Financial regulation is becoming a catch-22: regulators are too politicized to be left unchecked, but not political enough to be properly checked by elected officials.
Generally speaking, financial regulators are expected to deal with issues that are considered important but not highly controversial, such as the prevention of bank failures. Their design reflects this, with features intended to insulate them from political pressure. But with Congress deadlocked, financial regulators are increasingly seen as an alternative to legislation. We hear calls to use his considerable power in such controverciales problems As the environment, work, and restricted access to legal but controversial products and services, such as firearms, pornography, and payday loans. And sometimes those calls produce real politics.
Now, government agencies are forced to do controversial things. That’s why our system includes checks and balances that subject agencies to some level of ongoing scrutiny by elected officials. For example, Congress’ economic power allows it to control agencies by limiting spending or cutting budgets. Likewise, agency heads serve at the request of the president, allowing new administrations (or administrations feeling the political heat) to replace them. Limits on how long an “acting” chief can run an agency prevent a president from completely circumventing the Senate’s confirmation authority.
But financial regulators don’t get the same treatment. Many of these regulators, including those at the Federal Reserve, the Federal Deposit Insurance Corporation (FDIC), the Office of the Comptroller of the Currency (OCC), and the Consumer Financial Protection Bureau (CFPB), do not depend on Congress to the budgets. or authorization of expenses. Instead of an agency head serving at the discretion of the president, it is common to see multi-member boards, often with members who can only be removed.”for causeand with deadlines that exceed those of the president.
And while many of these boards qualify as bipartisan, the reality is that agencies don’t need a full board to function. FDIC statutes say the agency can operate with only one board member. If a comptroller is not confirmed at the OCC, a deputy comptroller appointed by the Secretary of the Treasury can run the agency in perpetuity. The CFPB is the exception, with a solo director at will, but that’s because the Supreme Court intervened say that the protection originally granted to the director was unconstitutional.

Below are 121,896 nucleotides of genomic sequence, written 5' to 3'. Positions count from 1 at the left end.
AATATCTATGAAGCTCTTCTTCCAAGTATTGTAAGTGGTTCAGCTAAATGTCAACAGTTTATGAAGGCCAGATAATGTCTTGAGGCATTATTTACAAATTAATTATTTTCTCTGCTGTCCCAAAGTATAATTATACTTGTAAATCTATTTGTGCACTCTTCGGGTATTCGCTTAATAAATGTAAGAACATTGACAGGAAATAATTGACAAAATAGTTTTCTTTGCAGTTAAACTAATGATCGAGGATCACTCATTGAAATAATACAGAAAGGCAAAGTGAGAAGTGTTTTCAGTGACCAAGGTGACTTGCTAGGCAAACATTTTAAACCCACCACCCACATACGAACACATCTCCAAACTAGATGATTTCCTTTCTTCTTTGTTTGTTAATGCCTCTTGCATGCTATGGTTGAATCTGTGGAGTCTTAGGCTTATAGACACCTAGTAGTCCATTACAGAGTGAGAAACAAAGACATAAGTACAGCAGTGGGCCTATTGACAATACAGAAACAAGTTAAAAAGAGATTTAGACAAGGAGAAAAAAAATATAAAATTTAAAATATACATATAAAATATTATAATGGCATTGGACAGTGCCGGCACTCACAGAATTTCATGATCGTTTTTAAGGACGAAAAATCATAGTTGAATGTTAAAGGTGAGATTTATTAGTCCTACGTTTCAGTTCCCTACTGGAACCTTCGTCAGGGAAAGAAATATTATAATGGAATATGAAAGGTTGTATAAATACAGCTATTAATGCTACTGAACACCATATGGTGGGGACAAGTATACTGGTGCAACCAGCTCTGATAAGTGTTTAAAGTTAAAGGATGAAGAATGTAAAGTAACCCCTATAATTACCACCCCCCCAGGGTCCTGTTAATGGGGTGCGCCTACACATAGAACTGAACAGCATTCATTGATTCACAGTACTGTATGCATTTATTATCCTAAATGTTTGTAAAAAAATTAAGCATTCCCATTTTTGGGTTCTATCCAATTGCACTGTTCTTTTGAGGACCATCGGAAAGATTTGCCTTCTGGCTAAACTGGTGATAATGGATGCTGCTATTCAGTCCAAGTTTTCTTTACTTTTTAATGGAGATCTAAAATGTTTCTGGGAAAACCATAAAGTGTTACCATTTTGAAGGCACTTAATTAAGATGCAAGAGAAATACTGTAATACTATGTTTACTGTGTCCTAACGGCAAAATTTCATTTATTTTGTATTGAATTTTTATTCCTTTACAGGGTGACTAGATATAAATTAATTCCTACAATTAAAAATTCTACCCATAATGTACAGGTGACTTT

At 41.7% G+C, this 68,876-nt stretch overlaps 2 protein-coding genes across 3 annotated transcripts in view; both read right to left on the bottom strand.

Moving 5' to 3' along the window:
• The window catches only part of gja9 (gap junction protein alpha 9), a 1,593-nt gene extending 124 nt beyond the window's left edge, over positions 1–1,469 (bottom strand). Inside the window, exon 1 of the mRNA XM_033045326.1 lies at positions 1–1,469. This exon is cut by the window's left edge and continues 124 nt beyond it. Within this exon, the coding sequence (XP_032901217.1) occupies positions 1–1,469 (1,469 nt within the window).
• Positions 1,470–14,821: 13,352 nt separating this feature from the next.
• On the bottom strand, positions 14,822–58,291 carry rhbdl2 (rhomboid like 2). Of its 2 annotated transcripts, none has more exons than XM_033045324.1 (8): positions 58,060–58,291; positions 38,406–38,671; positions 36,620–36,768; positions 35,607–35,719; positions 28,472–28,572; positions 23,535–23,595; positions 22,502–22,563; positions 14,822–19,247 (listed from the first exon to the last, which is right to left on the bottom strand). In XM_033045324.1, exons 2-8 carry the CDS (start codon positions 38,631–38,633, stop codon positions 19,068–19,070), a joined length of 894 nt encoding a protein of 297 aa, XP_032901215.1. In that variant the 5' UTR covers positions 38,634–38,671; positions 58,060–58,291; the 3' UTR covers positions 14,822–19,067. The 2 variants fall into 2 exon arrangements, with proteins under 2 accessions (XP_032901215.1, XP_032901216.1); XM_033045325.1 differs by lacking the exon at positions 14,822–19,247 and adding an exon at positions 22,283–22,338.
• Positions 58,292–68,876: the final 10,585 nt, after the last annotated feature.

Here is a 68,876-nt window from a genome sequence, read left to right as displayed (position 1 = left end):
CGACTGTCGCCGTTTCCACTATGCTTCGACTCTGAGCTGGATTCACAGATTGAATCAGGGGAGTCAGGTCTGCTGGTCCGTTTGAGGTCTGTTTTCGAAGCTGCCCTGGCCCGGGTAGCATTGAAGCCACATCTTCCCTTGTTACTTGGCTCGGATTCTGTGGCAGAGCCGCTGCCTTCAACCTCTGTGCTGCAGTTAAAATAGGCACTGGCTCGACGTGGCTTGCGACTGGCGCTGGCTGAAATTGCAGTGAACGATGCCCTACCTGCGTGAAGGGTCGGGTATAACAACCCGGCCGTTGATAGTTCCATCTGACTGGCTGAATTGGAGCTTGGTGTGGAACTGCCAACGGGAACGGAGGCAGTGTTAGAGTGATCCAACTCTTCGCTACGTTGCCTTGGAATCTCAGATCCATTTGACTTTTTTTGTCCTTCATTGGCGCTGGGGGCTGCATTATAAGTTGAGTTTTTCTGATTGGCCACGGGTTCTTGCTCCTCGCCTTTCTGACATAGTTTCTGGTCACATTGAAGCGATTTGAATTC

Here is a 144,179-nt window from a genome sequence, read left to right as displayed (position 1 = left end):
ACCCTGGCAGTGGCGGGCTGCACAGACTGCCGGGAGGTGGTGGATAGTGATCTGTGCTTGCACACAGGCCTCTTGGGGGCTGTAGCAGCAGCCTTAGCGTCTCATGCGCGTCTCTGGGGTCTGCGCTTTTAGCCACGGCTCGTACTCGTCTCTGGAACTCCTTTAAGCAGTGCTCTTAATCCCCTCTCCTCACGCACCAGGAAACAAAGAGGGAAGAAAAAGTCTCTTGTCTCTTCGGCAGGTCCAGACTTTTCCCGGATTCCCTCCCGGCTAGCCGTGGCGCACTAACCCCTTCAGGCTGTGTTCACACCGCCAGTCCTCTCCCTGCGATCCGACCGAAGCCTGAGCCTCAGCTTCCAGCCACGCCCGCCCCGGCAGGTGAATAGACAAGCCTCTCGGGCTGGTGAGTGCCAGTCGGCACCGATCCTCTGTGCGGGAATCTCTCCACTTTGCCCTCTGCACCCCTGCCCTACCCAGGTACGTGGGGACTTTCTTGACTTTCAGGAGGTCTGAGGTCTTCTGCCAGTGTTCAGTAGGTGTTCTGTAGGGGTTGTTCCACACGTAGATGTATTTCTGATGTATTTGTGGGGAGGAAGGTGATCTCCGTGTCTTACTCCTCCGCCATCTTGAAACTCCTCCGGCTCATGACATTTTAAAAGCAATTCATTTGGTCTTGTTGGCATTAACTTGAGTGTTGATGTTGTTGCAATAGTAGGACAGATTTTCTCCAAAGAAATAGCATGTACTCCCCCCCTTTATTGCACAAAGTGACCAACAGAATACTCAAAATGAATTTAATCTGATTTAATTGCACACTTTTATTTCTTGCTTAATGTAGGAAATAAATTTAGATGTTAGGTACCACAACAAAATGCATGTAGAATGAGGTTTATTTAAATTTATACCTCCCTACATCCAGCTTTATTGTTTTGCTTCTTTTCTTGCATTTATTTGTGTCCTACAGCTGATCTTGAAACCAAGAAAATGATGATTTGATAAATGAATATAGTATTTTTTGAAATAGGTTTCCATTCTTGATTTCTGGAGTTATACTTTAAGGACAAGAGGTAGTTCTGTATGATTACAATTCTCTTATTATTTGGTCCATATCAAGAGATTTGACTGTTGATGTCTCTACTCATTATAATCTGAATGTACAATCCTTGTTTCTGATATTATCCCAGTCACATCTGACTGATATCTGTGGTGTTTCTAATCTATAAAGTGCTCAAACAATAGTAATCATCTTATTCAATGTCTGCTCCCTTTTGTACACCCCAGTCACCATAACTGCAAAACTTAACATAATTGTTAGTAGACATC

This is one of the reasons that Republican senators have raised so many objections to President Joe Biden’s Fed candidates: It’s one of the few tools they have to wield power over regulators. If they don’t want the Fed trying to steer banks away from activities that could contribute to climate change, something that Sarah Bloom Raskin, the vice-presidential candidate for supervision, has saying should regulators do, then this is your last best chance to exercise control.
These insulations from political checks and balances are supposed to give financial regulators independence from the vagaries of politics. And that might be acceptable if the agencies were really purely technocratic bodies pursuing uncontroversial goals. But if financial regulation becomes a broader regulatory tool, isolation may circumvent structural democratic safeguards.
In an ideal world, Democrats and Republicans could reach a broad and lasting agreement to depoliticize financial regulation, keep agency power within intended limits, and leave contentious political issues to Congress. But this would probably require a level of trust that does not exist in American politics. In light of this sad state of affairs, it may be necessary to treat these agencies as political beasts and reform their structure to reflect that.
That means eliminating for-cause protections for agency leadership, requiring congressional approval for all budgets, and replacing bipartisan panels with single directors or requiring the presence of at least one member from each major party for a quorum. And if officials fear this would give politicians much more leverage over the central bank, the Fed’s regulatory authority could shift to another agency.
Such drastic steps would present their own political challenges. But if financial regulators are to be political actors, they must be treated accordingly.